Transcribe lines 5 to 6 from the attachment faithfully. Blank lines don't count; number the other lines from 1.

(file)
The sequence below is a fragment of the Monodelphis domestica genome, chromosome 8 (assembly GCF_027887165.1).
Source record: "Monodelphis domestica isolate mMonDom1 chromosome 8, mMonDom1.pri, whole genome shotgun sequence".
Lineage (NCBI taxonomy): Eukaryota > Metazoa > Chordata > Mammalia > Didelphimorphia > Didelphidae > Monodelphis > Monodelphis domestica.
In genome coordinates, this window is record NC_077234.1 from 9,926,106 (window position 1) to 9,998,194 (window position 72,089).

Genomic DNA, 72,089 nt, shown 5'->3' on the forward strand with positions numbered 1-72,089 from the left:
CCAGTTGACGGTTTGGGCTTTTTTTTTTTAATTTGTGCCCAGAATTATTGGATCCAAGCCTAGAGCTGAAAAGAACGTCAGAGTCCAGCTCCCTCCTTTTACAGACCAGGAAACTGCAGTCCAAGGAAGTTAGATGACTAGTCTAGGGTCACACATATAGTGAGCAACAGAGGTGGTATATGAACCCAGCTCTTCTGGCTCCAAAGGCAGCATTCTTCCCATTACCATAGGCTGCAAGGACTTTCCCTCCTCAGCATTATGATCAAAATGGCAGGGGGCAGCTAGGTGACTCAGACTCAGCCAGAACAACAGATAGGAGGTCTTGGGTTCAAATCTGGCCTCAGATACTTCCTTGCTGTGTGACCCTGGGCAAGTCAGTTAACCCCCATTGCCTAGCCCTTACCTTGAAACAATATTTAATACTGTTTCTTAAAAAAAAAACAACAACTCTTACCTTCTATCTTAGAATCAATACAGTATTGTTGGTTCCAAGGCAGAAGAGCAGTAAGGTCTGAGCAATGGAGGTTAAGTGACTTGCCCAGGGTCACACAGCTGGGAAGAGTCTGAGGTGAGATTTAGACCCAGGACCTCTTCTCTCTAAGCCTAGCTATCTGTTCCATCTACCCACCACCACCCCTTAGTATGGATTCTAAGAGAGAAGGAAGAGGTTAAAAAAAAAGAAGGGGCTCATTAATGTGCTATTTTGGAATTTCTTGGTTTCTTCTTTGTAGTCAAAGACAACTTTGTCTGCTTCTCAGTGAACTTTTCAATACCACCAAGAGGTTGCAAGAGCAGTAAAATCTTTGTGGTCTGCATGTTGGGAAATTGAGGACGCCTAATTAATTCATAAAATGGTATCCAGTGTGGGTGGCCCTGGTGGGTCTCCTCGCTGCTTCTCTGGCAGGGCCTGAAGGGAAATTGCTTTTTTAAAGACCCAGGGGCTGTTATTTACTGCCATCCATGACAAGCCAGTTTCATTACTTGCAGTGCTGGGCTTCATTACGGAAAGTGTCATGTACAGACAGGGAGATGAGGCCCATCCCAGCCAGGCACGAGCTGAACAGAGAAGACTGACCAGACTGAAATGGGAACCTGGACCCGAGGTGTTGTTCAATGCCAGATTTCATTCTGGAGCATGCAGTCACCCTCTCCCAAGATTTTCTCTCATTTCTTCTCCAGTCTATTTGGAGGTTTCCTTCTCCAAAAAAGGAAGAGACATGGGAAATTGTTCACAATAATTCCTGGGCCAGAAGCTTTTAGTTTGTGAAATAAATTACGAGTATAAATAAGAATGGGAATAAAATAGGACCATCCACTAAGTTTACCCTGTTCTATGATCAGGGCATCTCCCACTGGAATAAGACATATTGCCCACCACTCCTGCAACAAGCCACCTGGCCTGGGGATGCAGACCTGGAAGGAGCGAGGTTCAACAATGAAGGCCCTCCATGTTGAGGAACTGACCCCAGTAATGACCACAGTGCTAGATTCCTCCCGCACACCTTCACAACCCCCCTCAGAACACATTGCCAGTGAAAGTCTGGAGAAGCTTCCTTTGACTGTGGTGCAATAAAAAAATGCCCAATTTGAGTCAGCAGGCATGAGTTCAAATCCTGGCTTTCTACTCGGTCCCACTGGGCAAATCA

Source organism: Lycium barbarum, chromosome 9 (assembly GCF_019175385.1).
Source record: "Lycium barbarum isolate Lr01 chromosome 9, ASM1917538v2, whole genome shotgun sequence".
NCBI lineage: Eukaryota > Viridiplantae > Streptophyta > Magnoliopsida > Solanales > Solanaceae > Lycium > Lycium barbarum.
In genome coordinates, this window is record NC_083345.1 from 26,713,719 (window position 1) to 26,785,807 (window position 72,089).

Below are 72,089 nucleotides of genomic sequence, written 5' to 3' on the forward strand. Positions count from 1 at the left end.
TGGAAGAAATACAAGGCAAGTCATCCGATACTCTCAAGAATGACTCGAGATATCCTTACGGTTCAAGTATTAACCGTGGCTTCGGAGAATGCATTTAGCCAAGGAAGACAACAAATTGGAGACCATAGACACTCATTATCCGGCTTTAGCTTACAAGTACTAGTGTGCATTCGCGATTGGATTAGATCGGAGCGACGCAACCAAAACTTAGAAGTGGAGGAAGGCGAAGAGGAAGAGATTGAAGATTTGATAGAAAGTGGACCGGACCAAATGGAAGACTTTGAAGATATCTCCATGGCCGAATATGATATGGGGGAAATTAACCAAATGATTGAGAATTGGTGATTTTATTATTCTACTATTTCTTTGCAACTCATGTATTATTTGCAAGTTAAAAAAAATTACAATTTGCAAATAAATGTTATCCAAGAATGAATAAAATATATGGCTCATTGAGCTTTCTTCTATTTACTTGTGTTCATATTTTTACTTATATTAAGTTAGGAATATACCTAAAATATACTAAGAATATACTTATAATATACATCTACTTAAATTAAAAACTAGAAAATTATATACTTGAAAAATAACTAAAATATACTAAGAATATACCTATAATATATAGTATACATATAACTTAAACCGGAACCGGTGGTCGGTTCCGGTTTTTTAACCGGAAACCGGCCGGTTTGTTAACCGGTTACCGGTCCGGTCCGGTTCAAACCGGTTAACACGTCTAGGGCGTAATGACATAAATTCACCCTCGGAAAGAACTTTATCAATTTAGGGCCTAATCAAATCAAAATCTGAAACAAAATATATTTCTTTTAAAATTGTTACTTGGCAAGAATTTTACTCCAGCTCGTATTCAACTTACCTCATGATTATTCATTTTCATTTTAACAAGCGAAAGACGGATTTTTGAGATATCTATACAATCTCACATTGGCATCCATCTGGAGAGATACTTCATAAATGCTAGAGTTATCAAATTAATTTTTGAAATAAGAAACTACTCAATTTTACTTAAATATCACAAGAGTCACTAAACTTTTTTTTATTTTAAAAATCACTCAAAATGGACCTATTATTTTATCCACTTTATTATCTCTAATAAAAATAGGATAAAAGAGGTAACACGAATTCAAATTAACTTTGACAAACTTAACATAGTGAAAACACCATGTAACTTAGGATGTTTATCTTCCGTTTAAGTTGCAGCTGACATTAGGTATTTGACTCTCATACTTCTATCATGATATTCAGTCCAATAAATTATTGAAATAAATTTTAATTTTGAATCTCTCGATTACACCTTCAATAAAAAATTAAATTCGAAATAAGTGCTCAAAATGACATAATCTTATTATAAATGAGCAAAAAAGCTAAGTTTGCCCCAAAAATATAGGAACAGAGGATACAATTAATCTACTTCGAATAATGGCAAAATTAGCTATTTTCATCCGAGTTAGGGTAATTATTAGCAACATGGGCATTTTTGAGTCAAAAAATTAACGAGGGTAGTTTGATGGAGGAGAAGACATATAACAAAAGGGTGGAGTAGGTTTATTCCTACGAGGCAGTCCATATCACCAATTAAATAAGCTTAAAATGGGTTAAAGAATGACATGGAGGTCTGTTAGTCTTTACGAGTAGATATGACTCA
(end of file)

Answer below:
Genomic DNA, 72,089 nt, shown 5'->3' on the forward strand with positions numbered 1-72,089 from the left:
CCAGTTGACGGTTTGGGCTTTTTTTTTTTAATTTGTGCCCAGAATTATTGGATCCAAGCCTAGAGCTGAAAAGAACGTCAGAGTCCAGCTCCCTCCTTTTACAGACCAGGAAACTGCAGTCCAAGGAAGTTAGATGACTAGTCTAGGGTCACACATATAGTGAGCAACAGAGGTGGTATATGAACCCAGCTCTTCTGGCTCCAAAGGCAGCATTCTTCCCATTACCATAGGCTGCAAGGACTTTCCCTCCTCAGCATTATGATCAAAATGGCAGGGGGCAGCTAGGTGACTCAGACTCAGCCAGAACAACAGATAGGAGGTCTTGGGTTCAAATCTGGCCTCAGATACTTCCTTGCTGTGTGACCCTGGGCAAGTCAGTTAACCCCCATTGCCTAGCCCTTACCTTGAAACAATATTTAATACTGTTTCTTAAAAAAAAAACAACAACTCTTACCTTCTATCTTAGAATCAATACAGTATTGTTGGTTCCAAGGCAGAAGAGCAGTAAGGTCTGAGCAATGGAGGTTAAGTGACTTGCCCAGGGTCACACAGCTGGGAAGAGTCTGAGGTGAGATTTAGACCCAGGACCTCTTCTCTCTAAGCCTAGCTATCTGTTCCATCTACCCACCACCACCCCTTAGTATGGATTCTAAGAGAGAAGGAAGAGGTTAAAAAAAAAGAAGGGGCTCATTAATGTGCTATTTTGGAATTTCTTGGTTTCTTCTTTGTAGTCAAAGACAACTTTGTCTGCTTCTCAGTGAACTTTTCAATACCACCAAGAGGTTGCAAGAGCAGTAAAATCTTTGTGGTCTGCATGTTGGGAAATTGAGGACGCCTAATTAATTCATAAAATGGTATCCAGTGTGGGTGGCCCTGGTGGGTCTCCTCGCTGCTTCTCTGGCAGGGCCTGAAGGGAAATTGCTTTTTTAAAGACCCAGGGGCTGTTATTTACTGCCATCCATGACAAGCCAGTTTCATTACTTGCAGTGCTGGGCTTCATTACGGAAAGTGTCATGTACAGACAGGGAGATGAGGCCCATCCCAGCCAGGCACGAGCTGAACAGAGAAGACTGACCAGACTGAAATGGGAACCTGGACCCGAGGTGTTGTTCAATGCCAGATTTCATTCTGGAGCATGCAGTCACCCTCTCCCAAGATTTTCTCTCATTTCTTCTCCAGTCTATTTGGAGGTTTCCTTCTCCAAAAAAGGAAGAGACATGGGAAATTGTTCACAATAATTCCTGGGCCAGAAGCTTTTAGTTTGTGAAATAAATTACGAGTATAAATAAGAATGGGAATAAAATAGGACCATCCACTAAGTTTACCCTGTTCTATGATCAGGGCATCTCCCACTGGAATAAGACATATTGCCCACCACTCCTGCAACAAGCCACCTGGCCTGGGGATGCAGACCTGGAAGGAGCGAGGTTCAACAATGAAGGCCCTCCATGTTGAGGAACTGACCCCAGTAATGACCACAGTGCTAGATTCCTCCCGCACACCTTCACAACCCCCCTCAGAACACATTGCCAGTGAAAGTCTGGAGAAGCTTCCTTTGACTGTGGTGCAATAAAAAAATGCCCAATTTGAGTCAGCAGGCATGAGTTCAAATCCTGGCTTTCTACTCGGTCCCACTGGGCAAATCA